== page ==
Fetal MRI in intracranial anomalies – preliminary experience
Abstract. MRI technology enables images to be acquired in less than one second and provide multiplanar views that help physicians more accurately acquire a diagnosis and plan for prenatal surgery or design postnatal treatments. A fetal MRI is generally ordered after a suspected anomaly is spotted with ultrasound or if the mother is at risk for a condition that cannot be visualized well with sonography. Fetal MRI works particularly well in identifying ventriculomegaly, lesions within the posterior fossa, callosal anomalies and abnormalities in cerebral myelination, migration, and sulcation. It is also a strong problem-solving tool for finding suspected conditions such as diaphragmatic hernia, congenital cystic adenomatoid malformations, renal cystic lesions, and other complicated abdominal masses. In addition, a fetal MRI provides potentially critical information about the maternal abdomen and, in some cases, can reveal problems with the pregnant patient or indicate possible problems that may occur during pregnancy.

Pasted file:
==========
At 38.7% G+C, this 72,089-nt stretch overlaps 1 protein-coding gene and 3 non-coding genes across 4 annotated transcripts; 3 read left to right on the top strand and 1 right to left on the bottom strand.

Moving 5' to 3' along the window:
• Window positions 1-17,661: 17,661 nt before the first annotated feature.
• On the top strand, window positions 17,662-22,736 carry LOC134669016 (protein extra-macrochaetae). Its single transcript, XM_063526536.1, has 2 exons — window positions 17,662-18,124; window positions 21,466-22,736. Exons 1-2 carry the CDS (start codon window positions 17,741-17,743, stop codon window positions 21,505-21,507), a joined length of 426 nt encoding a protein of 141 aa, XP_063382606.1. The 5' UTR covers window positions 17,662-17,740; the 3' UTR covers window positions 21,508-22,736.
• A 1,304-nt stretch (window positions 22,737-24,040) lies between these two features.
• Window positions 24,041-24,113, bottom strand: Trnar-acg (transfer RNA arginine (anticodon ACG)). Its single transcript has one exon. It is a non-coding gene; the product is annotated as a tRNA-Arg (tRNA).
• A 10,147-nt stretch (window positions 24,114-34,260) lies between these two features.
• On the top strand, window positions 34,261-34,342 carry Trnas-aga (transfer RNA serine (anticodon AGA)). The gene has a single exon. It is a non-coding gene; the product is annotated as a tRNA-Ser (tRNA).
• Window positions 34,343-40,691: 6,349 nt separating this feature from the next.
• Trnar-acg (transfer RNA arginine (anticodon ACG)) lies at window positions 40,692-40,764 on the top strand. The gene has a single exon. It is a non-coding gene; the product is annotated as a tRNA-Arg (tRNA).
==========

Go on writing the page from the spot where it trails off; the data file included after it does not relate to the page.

Key words: FETAL MRI. BRAIN ANOMALIES